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Thinking of Japan's ODA

I was on the taxi going to Jordan's old city "Salt". A guy next to me asked "Are you Japanese? Konnichiwa.Nice to meet you. You know? Salt where we are heading for is a beautiful historic city. I used to work for JICA, Japan International Cooperation Agency, in Salt"
Later as walking around the city of world heritage, I saw a lot of signboards which the name of JICA was on were set in the city. So as long as you follow the signs, you could tour the historical sites quite effectively with detailed descriptions. Most of the historical architectures were also beautifully renovated. I could look over yellowish Ottoman style houses which stuck on the hillside from another hill top. "That's beautiful, huh?" I talked to a boy riding a bike beside me. He nodded with full of pride. I felt like proud of that too because I knew Japanese ODA, Official Development Assistance, took an important role for conserving the beautiful ancient city.

Not only for Jordan, I saw many water towers which were written "Japan" even in small town in Africa for instance. I remember residents in the small villages thanked to Japanese doctor in a public hospital.
So I'm sorry to hear Japanese people say cut off the Japanese ODA budget in the severe recession. They must regard it as a wasting our tax. It's hard to make sense how it's important assist a developing country, especially for the people who have never seen the actual site. It's a same as saying "We don't need museum 'cos I'm not interested in art" or "I don't read a book so much. So we don't need library"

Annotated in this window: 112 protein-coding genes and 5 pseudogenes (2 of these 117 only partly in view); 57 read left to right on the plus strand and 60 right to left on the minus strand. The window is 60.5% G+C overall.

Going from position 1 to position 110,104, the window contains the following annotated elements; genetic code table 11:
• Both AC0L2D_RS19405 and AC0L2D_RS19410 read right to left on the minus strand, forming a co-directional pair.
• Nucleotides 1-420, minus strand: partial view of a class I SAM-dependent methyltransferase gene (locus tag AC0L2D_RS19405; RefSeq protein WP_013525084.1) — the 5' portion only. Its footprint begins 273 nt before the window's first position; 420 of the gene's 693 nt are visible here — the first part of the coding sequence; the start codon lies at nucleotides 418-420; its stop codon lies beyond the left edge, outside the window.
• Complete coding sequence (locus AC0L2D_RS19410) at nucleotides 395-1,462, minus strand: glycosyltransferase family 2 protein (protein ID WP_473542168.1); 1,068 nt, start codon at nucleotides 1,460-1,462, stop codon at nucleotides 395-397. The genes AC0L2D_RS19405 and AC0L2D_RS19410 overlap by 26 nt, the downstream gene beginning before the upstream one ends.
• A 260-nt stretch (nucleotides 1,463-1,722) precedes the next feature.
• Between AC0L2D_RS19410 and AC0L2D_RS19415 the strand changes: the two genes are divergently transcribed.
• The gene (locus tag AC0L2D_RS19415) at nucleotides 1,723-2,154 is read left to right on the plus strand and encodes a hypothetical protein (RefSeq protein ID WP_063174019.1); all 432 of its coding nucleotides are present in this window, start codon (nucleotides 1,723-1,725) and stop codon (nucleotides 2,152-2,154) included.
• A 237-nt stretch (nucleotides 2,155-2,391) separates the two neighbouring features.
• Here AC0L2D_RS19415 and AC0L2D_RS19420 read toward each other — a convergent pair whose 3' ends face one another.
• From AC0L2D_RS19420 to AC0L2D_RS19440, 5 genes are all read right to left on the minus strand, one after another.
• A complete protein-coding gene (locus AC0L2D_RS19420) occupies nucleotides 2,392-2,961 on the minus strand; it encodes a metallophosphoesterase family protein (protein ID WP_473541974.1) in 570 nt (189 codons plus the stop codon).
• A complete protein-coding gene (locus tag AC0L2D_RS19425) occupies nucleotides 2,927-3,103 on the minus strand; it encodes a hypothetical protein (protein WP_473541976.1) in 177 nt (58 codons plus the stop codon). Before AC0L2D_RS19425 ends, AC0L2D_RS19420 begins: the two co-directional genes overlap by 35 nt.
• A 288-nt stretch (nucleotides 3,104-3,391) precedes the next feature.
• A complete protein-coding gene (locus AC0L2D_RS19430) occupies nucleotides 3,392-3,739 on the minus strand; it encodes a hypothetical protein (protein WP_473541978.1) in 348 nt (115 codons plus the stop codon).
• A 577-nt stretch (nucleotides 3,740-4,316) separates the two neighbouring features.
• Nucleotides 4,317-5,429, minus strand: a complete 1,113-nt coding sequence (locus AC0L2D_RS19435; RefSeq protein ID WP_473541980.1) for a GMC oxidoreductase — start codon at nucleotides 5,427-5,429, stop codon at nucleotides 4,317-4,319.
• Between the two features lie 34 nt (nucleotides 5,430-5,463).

Meanwhile, I heard that a number of applicant for Japan Overseas Cooperation Volunteer is sharply dropped in recent years. Well, it's easy to understand. In this economic situation, it might be very hard find a job after you come back to Japan. Usually the missions are on temporary contract base. Government must say "You can get a wonderful experience which will be advantage rest of your career" However I want ask how many Japanese companies evaluate the experience and hire them. Under the economical depression, Japanese government made a statement for the employer to hire the workers on permanent status. Nevertheless the Japanese ODA workers are hired as temporary task forces with two year contract.
The workers who have worked for a certain country with passion, deeply committed to the people, are fired with accomplishing the period. Besides an elite who doesn't have any relationship to the country newly takes a role in the local Japanese embassy. Add to that their status is stable and permanent. It's illogical or what?

Oh. I should not have put such a barren story on this beautiful portrait of Salt. Little regret.

Jan. 2012

Today's piece
" Backyard 1 " Salt, Jordan 2010

fumikatz osada photographie